IoT Trends: Big interest in smart homes (but less in ‘smart assistants’)


There is significant interest in IoT, with 91 percent declaring interest in the connected home, but tech companies may be focusing on the wrong types of devices as they look to bring smart technology into the home, according to a new survey.


New research, from payments technology company Judopay, shows that just 17 per cent of those surveyed - the same percentage as said they weren’t likely to buy any smart technology in the future - said they were likely to invest in smart assistant devices such as Amazon Echo, Google Home, or Apple HomePod.

More than double that figure (35 percent) likely to buy smart heating devices. Smart entertainment devices, smart lighting, smart white goods and smart security all ranked higher than smart assistants in a list of connected home devices consumers were likely to invest in.

Additionally, the research shows that overall intent to purchase a connected home device is high, despite the nascent state of the connected home industry. Over half of people (52 percent) intend to invest in smart home devices in the next five years. Yet consumers cited cost (55 percent) as the most significant barrier to adoption and far greater than hacking.

Key findings:

- You cannot be Siri-ous!

o There’s surprisingly little interest in buying smart speakers/assistants (17 per cent) compared to more single-use connected home devices like smart heating (35 per cent)

- Majority set to buy devices – but at what cost?
o Over 90 per cent of consumers are interested in the connected home and over half (52 per cent) plan to invest in devices in the next 5 years, though cost is the biggest barrier to adoption

- Gender pay(ments) gap?
o Men far more likely to want connected payments through such devices (67 per cent) than women (53 per cent)

- Remotely interested
o Interestingly people would rather pay for things through a Smart TV than through a Smart Speaker – a potential barrier to buying through voice or ‘conversational commerce’

Ryan Farley, CEO at payments technology company Judopay, said, “The research clearly shows that there’s a huge growth opportunity for connected commerce. Especially amongst the under-55s, there’s appetite for greater use cases for tons of IoT devices, even at this early stage for the connected home industry. As with any nascent technology, costs - which are currently consumers’ biggest barrier to investing in smart tech - will come down. Yet if we’re to realise the potential of the smart home and reach mass adoption, we have to educate the public on how these devices can offer them a more seamless, secure and enjoyable life around the home.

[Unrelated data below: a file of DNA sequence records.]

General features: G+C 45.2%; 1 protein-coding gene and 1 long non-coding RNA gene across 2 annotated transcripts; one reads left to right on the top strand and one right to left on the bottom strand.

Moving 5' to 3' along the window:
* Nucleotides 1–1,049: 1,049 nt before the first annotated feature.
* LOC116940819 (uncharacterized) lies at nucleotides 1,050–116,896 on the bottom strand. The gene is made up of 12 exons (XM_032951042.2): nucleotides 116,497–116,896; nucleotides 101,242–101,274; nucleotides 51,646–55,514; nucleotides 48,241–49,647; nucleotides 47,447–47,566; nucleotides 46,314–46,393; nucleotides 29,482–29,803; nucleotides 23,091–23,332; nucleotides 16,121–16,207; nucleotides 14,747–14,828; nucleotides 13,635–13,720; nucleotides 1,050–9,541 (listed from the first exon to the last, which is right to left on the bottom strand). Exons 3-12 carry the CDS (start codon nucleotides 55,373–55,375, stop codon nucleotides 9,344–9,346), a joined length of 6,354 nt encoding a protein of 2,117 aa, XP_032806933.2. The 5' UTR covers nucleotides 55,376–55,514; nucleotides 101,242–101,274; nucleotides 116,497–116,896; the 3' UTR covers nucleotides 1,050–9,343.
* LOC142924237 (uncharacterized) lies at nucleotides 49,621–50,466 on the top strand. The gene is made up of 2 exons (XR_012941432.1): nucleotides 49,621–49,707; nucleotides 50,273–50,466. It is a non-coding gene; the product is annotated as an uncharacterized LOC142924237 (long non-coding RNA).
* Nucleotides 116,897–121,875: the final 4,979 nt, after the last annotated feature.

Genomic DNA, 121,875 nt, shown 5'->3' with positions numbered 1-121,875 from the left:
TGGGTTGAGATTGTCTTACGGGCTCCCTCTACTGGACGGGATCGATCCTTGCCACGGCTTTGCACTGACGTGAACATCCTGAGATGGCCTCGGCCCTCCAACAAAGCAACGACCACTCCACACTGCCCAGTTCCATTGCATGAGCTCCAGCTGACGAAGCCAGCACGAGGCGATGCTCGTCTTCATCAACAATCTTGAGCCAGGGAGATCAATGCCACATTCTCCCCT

The research clearly shows that consumers’ interest is strongest where the connected home device’s benefit is clear - i.e. energy saving or home security devices. For all the noise around smart speakers, consumers may see their functions as currently too ill-defined to merit their interest. As we move into a world of conversational commerce, this should be of real concern. If we build it wrongly, they won’t come.”


With payments through smart technology predicted to jump from $2bn to $22bn by 2022 in the US alone, the research also explores consumer interest in payments through devices. Connected commerce, as it’s dubbed, is seen by the retail and tech sectors as an imminent and significant growth area as consumers increasingly use their devices to buy everyday goods and services.

Nearly 6 out of 10 people (57 per cent) said they would find it useful to pay for things through a smart device, a number likely to rise significantly as adoption grows and consumers can see the benefits of seamless commerce first-hand. There’s a gender disparity in terms of connected commerce that brands and businesses will need to overcome, with 67 percent of men surveyed saying connected home payments would be useful, compared to just 53 per cent of women. Of note, more people said they would find it useful to pay for things through a smart TV (27 percent) or smart fridge (26 percent) than a smart speaker (21 percent), suggesting voice commerce has a way to go.

Ryan Farley added, “No doubt that connected commerce will be the next big payments disruptor, in the same way ecommerce and mcommerce have radically transformed the world of payments. Yet in the same way some doubted the likes of Dominos when they made their big ecommerce play, or those who never saw Uber taking off on mobile, there’s still a huge education piece to be done in the industry about why businesses of all shapes and sizes need to be factoring in the vast potential of connected home devices. They won’t just speed up our day-to-day routine, the connected home will also make it quicker and easier to get hold of the things we need, when we need them, with no pain points. We’re excited to be part of the move into this space and look forward to seeing how we can take the innovations that drive amazing experiences on mobile into devices that can provide even more utility to all of us around the world.

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